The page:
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Hispanic American Preaching

Selena is the Mexican American pop star killed by a friend at age 23. The movie Selena is based on her short life. As her fame in the U.S. increases, one scene shows Selena (Jennifer Lopez) being invited to return to Mexico to perform at an important event. Her father opposes the appearance because he thinks his daughter's Spanish is terrible. When Selena protests that her singing in Spanish is fine, her father says singing is one thing, but interviews are another. He then goes into a tirade about the difficulties of being Mexican American. "The Mexicans think you aren't Mexican enough, and the Americans think you aren't American enough."

This is also a concern in Hispanic American preaching. There are differences between how Hispanic and non-Hispanics communicate. Keeping both perspectives in balance is crucial, but we need to focus more on the Hispanic than the American.

The distinctives of Hispanic American preaching

Hispanic preaching values family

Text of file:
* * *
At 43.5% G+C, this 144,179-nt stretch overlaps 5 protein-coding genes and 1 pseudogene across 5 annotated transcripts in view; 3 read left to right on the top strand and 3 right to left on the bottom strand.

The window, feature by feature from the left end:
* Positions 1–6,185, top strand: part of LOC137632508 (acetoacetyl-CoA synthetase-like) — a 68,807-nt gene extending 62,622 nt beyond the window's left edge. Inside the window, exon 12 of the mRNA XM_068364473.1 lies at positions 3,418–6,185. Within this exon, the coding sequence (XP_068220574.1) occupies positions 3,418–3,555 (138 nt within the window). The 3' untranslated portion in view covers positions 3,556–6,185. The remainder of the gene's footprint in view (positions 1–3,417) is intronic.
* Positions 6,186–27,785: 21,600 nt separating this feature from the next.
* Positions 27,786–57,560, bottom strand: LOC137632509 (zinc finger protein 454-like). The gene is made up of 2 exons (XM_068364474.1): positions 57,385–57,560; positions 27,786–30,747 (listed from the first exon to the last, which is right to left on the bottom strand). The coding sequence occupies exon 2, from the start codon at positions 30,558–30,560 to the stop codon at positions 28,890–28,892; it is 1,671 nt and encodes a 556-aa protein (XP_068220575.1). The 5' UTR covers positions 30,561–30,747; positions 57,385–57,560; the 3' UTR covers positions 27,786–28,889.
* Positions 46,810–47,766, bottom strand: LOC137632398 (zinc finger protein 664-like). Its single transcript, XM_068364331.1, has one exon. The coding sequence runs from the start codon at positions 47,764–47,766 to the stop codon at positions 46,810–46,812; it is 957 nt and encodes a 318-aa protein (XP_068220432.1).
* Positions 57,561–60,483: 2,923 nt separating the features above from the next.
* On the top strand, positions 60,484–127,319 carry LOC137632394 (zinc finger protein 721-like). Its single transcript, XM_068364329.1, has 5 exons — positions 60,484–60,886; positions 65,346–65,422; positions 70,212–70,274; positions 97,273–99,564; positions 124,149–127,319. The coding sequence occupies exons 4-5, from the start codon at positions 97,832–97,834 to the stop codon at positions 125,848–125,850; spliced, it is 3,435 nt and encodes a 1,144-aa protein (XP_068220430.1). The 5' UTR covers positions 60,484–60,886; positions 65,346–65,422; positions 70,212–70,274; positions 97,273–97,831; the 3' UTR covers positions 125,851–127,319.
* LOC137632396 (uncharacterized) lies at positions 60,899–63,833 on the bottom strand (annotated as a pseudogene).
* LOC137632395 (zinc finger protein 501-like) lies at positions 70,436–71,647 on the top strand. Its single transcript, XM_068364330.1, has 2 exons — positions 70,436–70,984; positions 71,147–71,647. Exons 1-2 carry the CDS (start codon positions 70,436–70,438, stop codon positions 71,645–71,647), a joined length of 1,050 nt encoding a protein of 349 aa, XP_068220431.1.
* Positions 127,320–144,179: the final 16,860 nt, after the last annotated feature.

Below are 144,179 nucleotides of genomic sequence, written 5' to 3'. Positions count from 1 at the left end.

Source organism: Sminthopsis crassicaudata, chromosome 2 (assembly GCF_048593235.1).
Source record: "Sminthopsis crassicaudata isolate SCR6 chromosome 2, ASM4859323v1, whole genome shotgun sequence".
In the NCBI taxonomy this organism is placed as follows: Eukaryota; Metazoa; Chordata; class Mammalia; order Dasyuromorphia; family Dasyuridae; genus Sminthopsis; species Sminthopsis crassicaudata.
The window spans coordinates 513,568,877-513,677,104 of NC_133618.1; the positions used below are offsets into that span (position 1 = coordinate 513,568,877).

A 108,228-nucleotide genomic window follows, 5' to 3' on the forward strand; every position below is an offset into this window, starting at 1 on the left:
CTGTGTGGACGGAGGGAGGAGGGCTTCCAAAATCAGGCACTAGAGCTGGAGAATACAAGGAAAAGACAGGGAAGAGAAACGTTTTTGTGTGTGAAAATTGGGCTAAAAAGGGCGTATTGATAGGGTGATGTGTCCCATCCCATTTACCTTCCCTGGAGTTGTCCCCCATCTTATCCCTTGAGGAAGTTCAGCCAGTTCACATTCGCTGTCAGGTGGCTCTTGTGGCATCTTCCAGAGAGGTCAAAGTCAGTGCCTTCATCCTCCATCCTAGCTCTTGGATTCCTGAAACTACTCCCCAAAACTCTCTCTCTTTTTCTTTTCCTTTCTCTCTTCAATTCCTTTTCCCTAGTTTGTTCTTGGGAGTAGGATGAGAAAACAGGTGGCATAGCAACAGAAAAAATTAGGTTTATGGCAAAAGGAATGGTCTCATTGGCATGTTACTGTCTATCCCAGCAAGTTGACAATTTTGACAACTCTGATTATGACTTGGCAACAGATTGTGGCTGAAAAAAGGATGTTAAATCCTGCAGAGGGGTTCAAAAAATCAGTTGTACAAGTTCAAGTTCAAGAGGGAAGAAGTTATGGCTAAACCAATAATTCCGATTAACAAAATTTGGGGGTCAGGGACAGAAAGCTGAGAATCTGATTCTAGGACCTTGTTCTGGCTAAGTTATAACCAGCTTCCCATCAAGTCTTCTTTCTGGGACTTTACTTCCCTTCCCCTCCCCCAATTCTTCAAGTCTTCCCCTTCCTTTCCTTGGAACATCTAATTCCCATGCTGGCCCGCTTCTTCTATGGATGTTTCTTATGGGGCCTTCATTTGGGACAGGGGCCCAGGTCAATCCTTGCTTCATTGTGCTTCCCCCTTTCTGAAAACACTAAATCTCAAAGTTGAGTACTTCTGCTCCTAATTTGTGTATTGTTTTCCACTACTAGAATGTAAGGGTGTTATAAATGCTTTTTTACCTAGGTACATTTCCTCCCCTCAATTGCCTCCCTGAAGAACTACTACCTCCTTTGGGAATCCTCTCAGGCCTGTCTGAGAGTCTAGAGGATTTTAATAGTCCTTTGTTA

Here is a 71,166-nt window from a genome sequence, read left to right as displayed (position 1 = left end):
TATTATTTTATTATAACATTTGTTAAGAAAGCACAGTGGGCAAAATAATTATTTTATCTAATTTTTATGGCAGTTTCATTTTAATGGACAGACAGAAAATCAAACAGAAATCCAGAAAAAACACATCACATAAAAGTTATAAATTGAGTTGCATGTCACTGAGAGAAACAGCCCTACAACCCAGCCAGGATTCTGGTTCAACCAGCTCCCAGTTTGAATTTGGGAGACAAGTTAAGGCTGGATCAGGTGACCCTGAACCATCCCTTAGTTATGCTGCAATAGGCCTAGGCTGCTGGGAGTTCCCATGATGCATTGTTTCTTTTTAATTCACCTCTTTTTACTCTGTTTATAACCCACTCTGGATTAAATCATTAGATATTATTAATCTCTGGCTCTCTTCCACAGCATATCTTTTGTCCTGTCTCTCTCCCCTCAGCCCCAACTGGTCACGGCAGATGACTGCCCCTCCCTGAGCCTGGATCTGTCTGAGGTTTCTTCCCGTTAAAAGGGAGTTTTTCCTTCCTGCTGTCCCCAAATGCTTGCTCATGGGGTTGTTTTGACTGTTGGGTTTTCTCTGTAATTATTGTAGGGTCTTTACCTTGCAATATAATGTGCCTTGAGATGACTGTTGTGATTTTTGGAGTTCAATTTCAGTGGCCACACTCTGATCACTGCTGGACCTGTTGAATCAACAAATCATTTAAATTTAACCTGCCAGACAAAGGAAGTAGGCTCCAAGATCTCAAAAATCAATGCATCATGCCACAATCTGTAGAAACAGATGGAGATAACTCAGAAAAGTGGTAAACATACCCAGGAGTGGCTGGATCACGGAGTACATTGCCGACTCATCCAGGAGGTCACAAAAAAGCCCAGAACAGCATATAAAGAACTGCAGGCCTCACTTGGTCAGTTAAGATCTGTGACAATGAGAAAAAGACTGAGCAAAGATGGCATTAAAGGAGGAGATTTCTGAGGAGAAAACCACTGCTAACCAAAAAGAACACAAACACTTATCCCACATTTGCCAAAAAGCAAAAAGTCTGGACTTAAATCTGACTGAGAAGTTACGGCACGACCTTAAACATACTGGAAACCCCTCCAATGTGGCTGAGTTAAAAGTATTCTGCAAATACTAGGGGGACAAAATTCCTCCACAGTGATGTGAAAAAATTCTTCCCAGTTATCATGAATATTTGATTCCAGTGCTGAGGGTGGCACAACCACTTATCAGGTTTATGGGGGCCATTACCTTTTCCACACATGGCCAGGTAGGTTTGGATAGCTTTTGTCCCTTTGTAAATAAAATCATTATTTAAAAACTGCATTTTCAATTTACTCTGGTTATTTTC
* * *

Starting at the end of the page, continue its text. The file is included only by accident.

Hispanic preaching is shaped by the high value Hispanic culture places on family relationships. American culture tends to be individualistic, while we think in terms of us more than me. The idea of family is not limited to our close relatives but extends to the family of faith and the surrounding community.

This affects preaching particularly in the approach to holidays. While some non-Hispanic churches may give little attention to special days, all special days are significant for us. Obviously Christmas and Easter are days of tremendous importance. We also make Mother's Day and Father's Day a great celebration. While it is necessary to clarify the spiritual focus—such as the Fatherhood of God on Father's Day—the connection to family is considerable.

Latino preaching is not content with just an inward focus. It calls people to link our discipleship back into our community. Our preaching calls people to community involvement and service. In the name of Christ we must care about the good of the larger family.

Hispanic preaching links the biblical story to the story of our people

The circumstance of many Latino people includes limited opportunities and material want. We preach biblical themes that speak to the issues of marginalization, poverty, and liberation. We build bridges between the biblical narrative and the personal story of Latinos through storytelling.